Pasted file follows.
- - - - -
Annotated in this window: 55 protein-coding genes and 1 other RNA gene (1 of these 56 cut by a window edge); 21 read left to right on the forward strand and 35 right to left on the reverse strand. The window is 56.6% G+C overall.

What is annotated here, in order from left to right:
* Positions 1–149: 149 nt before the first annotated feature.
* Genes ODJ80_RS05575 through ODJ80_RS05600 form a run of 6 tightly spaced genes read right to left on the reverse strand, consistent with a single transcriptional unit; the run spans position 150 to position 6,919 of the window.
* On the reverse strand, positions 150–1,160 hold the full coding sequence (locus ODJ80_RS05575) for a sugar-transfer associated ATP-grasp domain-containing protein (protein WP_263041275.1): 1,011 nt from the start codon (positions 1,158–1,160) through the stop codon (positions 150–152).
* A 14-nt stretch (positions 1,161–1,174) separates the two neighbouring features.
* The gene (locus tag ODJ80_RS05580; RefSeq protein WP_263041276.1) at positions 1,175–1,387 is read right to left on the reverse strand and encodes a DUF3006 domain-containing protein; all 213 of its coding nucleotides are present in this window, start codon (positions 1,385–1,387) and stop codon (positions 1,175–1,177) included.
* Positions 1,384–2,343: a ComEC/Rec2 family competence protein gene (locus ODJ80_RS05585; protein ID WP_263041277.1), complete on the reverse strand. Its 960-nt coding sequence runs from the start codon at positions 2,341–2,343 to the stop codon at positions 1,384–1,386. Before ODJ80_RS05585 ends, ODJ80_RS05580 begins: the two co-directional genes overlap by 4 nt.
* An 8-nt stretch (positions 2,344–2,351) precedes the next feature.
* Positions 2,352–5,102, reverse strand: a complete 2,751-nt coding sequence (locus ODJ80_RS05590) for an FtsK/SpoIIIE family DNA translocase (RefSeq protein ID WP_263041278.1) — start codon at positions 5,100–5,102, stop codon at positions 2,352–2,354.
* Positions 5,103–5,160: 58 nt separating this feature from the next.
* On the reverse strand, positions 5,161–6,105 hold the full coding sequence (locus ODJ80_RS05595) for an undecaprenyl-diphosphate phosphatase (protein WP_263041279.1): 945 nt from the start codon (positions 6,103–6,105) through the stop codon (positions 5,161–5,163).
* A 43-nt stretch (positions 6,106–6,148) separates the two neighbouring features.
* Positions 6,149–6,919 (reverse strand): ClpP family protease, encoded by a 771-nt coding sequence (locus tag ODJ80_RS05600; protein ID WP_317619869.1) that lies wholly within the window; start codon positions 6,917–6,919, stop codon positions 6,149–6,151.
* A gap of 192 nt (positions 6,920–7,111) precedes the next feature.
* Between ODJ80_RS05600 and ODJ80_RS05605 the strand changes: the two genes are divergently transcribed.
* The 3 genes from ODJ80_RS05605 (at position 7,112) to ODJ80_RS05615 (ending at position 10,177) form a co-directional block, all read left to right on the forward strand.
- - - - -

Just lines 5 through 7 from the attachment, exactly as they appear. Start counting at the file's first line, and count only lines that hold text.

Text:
* On the reverse strand, positions 150–1,160 hold the full coding sequence (locus ODJ80_RS05575) for a sugar-transfer associated ATP-grasp domain-containing protein (protein WP_263041275.1): 1,011 nt from the start codon (positions 1,158–1,160) through the stop codon (positions 150–152).
* A 14-nt stretch (positions 1,161–1,174) separates the two neighbouring features.
* The gene (locus tag ODJ80_RS05580; RefSeq protein WP_263041276.1) at positions 1,175–1,387 is read right to left on the reverse strand and encodes a DUF3006 domain-containing protein; all 213 of its coding nucleotides are present in this window, start codon (positions 1,385–1,387) and stop codon (positions 1,175–1,177) included.